The Emoji Effect

More Than Words: How Emoji Set Conversation On Fire

Keep your words to a minimum, for emoji’s world domination is far from over. We explore how a bunch of pictograms has transformed the way we text, tweet and tell stories.

More Than Words: How Emoji Set Conversation On Fire

The world may be your oyster, but for the longest time, the oyster had no place in the realm of emoji. “Why is there no oyster emoji?” asked New York-based restaurateur David Chang in a 2016 Facebook post. Twitter users sympathised: “No oyster emoji I’m being oppressed,” tweeted one; “Crab and shrimp are insufficient,” went another. So Fred Benenson, author and self- proclaimed emoji aficionado, got cracking. In 2017 and 2018, he submitted proposals to the Unicode Consortium, the organisation that governs the emoji universe, for an oyster emoji (complete with pearl, natch). And lo, success! Nature and food enthusiasts, rejoice, for the oyster emoji has finally arrived.

The 🦪 (oyster emoji, for all those who cannot see it) is included in Unicode’s 2019 release of a whopping 230 emoji that are currently winding their way to your choice platform. Announced on World Emoji Day on July 17, this set comprises accessibility icons, animals like the sloth and flamingo, and the wildly adaptable ice cube emoji, among others. It’s indicative of Unicode’s efforts to broaden, enrich, and diversify emoji for global application. “These are symbols that show up on everyone’s phones every day,” Benenson tells me. “They should be representative.”

Indeed, emoji are no longer just an array of happy or sad faces, but a world-spanning range of pictograms that encompass all manner of human expression and experience, right down to the smiling poop. Yes, they still describe basic emotions and furnish visual cues like what we had for lunch 🍕. But even better, they add context and colour to our digital exchanges, while conveying additional layers of nuance — from sarcasm to emphasis — in a single wink. You’ll notice how a “LOL 🤣” is completely different from a “LOL 🙄”.

Which is not to say emoji have emerged as a language per se. Far from it. Benenson prefers to describe emoji as paralanguage, “gestures or facial expressions that act as additions to language”. Likewise, internet linguist Gretchen McCulloch, on an episode of the Emoji Wrap podcast, characterised emoji as “ways that we restore the body to our online communications”. Put simply, they make our digital conversations that little bit more human.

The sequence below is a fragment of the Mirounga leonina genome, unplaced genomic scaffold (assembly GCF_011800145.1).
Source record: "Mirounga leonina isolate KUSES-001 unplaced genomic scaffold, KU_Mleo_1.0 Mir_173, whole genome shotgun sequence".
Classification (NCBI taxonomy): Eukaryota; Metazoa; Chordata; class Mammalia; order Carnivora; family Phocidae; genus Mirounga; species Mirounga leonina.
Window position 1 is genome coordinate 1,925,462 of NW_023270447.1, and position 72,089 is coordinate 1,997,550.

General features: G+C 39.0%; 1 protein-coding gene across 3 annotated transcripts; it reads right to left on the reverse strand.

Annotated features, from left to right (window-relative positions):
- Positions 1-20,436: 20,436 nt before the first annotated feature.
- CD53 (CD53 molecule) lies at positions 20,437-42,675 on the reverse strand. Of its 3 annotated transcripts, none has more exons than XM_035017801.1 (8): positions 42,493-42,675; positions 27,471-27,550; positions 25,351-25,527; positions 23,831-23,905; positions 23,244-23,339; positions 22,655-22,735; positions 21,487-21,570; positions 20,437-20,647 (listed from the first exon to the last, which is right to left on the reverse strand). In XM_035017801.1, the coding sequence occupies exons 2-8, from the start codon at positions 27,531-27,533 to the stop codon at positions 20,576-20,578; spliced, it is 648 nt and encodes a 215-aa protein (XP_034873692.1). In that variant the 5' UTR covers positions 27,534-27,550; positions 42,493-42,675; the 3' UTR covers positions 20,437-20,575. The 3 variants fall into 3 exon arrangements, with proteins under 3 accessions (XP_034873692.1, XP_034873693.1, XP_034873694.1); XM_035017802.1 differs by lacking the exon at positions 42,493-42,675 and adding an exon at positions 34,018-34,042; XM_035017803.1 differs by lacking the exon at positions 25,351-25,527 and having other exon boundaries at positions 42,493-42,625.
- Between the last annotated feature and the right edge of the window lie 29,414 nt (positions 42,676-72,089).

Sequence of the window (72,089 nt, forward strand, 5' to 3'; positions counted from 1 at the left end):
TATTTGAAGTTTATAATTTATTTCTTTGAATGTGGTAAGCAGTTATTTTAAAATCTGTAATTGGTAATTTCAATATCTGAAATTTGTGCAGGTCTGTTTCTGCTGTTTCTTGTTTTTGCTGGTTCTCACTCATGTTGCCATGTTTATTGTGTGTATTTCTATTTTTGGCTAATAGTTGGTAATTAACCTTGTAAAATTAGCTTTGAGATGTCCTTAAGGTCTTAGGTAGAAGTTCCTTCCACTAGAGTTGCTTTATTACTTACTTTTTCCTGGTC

And for as long as people have been communicating via screens, they’ve attempted to insert human expressions and gestures into the machine. In 1982, on an Internet message board, computer scientist Scott Fahlman put forward history’s earliest emoticons, 🙂 and :-(. “Read it sideways,” he handily instructed. They worked. Emoticons grew in popularity alongside Japanese kaomoji such as (*_*), and would grace ICQ messages, MSN chatrooms, and MySpace pages. They signified everything from affection <3 to jokes XD with what folklorist Lee-Ellen Marvin, in 1995, dubbed “winks which signal the playfulness of a statement over the seriousness it might denote”.

That spate of typographic innovation met its match in Japanese designer Shigetaka Kurita, who, in 1999, presented the world with its first emoji (literally, “picture character” in Japanese). It was — what else — a heart emoji. Emoji would be Japan’s best kept secret for more than a decade before it was integrated into the Unicode Standard. In 2010, it landed on Android and iOS platforms, spawning a phenomenal and universal communicative form.

Emoji were so rabidly loved and adopted that by 2016, 92 percent of the world’s population was using it in mobile messages. In quick succession, World Emoji Day was launched, as was Emojicon, the one and only emoji convention. Even linguists and lexicographers were won over: Oxford Dictionaries’ 2015 Word of the Year was 😂 as it “best reflected the ethos, mood, and preoccupations” of that year. Not even 2017’s tepid The Emoji Movie (7 percent on Rotten Tomatoes, LOL) could dampen the hype. Where there were 608 emoji in the first Unicode release, today, that count is upwards of 3,000.

You don’t get to 3,019 emoji without some assistance. Due to its new global presence, the emoji keyboard has had to expand and embrace a planet’s worth of people, cultures and concerns. To do so, Unicode invites suggestions for emoji, which it then considers in accordance to a set of rigorous guidelines. The upshot is a diverse, highly representative keyset where sushi sits alongside tacos, where there’s a ball for every sport, and where skin tones run the gamut.